4. Thyroid Issues
The possibility also exists that fluoride disrupts normal thyroid function. By forming a bond with iodine molecules, it competes with the thyroid gland. Over years, the thyroid becomes deficient in iodine and stops producing normal thyroid hormones.
The relationship between fluoride and thyroid function was linked in a 2005 study. The study found that “47% of children living in a New Delhi neighborhood with average water fluoride level of 4.37 ppm have evidence of clinical hypothyroidism attributable to fluoride.”(6)
How To Reduce Fluoride Intake
Although the American Dental Association stands by the opinion that fluoride is safe to use, some people choose to be cautious. This is done by taking steps to reduce fluoride exposure.
Since the primary sources of fluoride exposure are water and toothpaste, most focus on these two areas.
There are two options to brush your teeth without fluoride.
First off, use fluoride-free toothpaste. Many supermarkets and chain pharmacies are now selling fluoride-free versions of toothpaste. Often there is not a large selection, but if you look hard enough you will find one. Tom’s of Maine is a more natural brand that has a couple varieties of fluoride-free flavors.
Also, try to choose one that has peppermint in it. One of the uses of peppermint essential oil is an antibacterial. Therefore it has cavity fighting power.
If you can’t find any in your local market or pharmacy, then check out your local health food store.
Secondly, many people are now starting to make their own toothpaste. This website has a basic homemade toothpaste recipe that not only is safer to use, but also helps to reduce waste such as plastic and packaging. Check out www.naturemadecures.com/our-environmental-impact to learn other ways to benefit the environment.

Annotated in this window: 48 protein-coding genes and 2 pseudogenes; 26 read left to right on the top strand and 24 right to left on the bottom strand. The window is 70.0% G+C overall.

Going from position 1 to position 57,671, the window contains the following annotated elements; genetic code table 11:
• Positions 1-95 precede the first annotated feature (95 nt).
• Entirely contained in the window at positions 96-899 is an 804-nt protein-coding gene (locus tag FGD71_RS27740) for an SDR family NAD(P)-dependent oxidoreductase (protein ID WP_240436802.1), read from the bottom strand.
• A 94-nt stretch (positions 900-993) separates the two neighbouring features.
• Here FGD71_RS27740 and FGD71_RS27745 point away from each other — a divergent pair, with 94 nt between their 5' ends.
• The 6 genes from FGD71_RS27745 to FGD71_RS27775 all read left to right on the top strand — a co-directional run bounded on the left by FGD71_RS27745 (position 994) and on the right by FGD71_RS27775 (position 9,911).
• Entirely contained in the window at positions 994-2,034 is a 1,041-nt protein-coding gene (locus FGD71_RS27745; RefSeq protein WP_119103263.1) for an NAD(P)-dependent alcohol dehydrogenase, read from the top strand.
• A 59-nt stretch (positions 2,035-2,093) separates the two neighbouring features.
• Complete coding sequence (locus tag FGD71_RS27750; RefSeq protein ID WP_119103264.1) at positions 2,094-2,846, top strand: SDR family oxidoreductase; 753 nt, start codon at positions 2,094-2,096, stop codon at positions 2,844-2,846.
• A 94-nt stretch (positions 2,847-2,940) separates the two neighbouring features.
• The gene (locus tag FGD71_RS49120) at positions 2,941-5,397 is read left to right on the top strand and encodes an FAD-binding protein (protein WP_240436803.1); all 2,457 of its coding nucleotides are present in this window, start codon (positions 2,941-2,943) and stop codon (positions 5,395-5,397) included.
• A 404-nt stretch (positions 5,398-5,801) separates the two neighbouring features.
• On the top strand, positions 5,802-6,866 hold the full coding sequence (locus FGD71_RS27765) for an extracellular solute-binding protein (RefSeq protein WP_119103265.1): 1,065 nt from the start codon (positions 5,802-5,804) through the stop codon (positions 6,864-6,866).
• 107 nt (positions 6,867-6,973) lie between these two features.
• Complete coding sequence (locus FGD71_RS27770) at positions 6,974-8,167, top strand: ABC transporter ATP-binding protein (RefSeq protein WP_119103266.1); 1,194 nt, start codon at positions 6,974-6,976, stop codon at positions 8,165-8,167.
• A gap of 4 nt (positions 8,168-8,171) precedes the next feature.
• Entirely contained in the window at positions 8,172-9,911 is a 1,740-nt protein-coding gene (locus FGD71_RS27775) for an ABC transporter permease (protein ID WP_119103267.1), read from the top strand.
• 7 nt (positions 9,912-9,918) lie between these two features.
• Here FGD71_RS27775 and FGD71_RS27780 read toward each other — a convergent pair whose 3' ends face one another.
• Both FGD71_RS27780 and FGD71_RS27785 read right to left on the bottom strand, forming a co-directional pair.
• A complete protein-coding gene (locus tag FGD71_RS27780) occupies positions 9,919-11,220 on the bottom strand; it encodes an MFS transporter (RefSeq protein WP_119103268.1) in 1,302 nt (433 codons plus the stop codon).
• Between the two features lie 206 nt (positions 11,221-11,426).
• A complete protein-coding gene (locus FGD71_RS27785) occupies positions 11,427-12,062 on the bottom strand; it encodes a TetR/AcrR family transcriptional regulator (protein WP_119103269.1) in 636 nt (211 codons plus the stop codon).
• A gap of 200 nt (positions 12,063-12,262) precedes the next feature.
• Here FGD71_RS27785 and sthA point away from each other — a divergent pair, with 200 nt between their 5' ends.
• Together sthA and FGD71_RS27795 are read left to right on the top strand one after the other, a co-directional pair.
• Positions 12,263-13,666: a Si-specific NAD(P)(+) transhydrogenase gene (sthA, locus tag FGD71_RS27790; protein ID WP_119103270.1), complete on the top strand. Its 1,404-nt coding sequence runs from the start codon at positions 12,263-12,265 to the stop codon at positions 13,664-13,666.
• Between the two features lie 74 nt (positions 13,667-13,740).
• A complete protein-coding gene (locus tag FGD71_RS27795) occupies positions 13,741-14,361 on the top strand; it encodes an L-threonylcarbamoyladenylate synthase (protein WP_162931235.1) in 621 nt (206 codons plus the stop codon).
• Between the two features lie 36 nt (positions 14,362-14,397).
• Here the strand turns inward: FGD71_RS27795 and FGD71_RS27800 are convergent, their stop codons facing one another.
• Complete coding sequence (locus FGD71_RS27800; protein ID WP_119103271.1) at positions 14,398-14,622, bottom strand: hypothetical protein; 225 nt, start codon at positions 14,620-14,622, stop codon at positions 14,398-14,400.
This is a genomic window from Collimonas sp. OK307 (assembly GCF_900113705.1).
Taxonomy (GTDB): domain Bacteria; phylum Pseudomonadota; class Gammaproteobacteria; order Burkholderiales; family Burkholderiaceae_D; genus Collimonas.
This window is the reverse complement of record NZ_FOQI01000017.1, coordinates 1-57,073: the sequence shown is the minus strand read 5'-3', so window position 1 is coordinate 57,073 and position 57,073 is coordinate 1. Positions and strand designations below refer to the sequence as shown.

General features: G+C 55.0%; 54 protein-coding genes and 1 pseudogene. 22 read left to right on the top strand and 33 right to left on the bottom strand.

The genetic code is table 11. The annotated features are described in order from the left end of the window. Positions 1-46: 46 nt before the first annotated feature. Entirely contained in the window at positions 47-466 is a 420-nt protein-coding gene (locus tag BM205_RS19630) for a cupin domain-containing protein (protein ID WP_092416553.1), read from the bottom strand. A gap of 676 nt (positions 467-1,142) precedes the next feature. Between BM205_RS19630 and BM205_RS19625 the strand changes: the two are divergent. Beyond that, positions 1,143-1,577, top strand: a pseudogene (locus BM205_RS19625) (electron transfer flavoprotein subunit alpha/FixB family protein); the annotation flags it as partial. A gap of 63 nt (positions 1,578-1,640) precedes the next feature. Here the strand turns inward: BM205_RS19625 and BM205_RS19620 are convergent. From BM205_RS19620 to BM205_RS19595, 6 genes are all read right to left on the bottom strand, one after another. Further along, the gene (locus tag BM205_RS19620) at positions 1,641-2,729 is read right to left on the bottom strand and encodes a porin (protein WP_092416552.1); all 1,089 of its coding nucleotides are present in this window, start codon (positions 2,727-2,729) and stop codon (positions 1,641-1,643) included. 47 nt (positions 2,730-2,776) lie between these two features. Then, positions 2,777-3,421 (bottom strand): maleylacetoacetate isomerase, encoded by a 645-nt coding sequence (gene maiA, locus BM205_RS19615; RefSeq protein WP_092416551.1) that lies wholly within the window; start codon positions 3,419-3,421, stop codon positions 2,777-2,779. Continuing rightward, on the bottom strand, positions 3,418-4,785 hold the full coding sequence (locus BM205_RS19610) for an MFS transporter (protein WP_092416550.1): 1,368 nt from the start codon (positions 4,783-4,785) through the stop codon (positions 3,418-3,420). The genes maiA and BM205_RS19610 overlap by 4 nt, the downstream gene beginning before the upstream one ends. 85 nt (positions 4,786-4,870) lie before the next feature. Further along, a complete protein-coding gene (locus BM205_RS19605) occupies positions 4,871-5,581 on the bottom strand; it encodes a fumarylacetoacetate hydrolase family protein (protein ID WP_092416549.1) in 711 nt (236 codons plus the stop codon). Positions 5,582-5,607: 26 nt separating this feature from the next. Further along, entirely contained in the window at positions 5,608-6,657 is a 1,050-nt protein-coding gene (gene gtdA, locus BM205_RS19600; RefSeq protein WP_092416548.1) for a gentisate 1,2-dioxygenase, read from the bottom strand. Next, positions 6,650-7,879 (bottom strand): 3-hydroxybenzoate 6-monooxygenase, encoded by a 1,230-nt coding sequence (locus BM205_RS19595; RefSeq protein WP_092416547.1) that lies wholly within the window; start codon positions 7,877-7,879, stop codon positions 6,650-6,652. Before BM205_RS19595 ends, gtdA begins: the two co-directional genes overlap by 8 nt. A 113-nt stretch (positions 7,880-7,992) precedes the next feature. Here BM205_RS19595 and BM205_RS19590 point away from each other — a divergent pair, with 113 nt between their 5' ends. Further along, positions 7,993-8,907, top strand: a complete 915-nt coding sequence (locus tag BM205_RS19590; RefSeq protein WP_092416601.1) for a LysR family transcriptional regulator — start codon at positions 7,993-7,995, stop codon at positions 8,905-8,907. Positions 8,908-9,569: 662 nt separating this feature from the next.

Reducing your fluoride intake from water can be a little more difficult. Not only do we drink fluoridated water, but we also wash our bodies in it and eat products containing it.
The first step is to be more aware of the water you are drinking.
By drinking water that is either reverse-osmosis filtered or distilled, you can be sure your drinking water is fluoride-free. Most tap water, well water, and bottled water all contain fluoride. The good news is that as people become more aware of the potential dangers, more bottled water brands switch to fluoride-free. Also, and even some towns have stopped water fluoridation.
Secondly, if you choose to go a step further, you can stop washing your hands and showering in fluoridated water.
Many homeowners choose to buy a home reverse-osmosis water filtration system. Although they are not cheap, this is the easiest and most effective way to remove fluoride in the home.
Finally, to minimize your exposure to fluoride you have to reduce the number of processed foods you buy.
Any item that you buy that contains water most likely also has fluoride. So start reading the labels, or better yet, just buy less processed food. On top of containing fluoride, things like soda contains other dangerous preservatives and food coloring that should be avoided anyway. You can read more about the dangers of soda here. By switching to a whole food plant based diet, you can be sure you will be on the path to a healthier life.
Although there are plenty of studies that support the conclusion that fluoride exposure is a health concern in high doses, the research is inconclusive at lower levels.
What makes fluoride research difficult at low levels is that other factors could possibly influence the findings such as other contaminants in the water.
Regardless, many people that find out about the possible harmful effects of fluoride at high doses choose to be more mindful of their fluoride exposure. It is challenging to monitor the exact amount of total fluoride intake.
If you choose to try to minimize the amount of fluoride, it is a good idea to start by choosing better dental products and where you are getting your water from.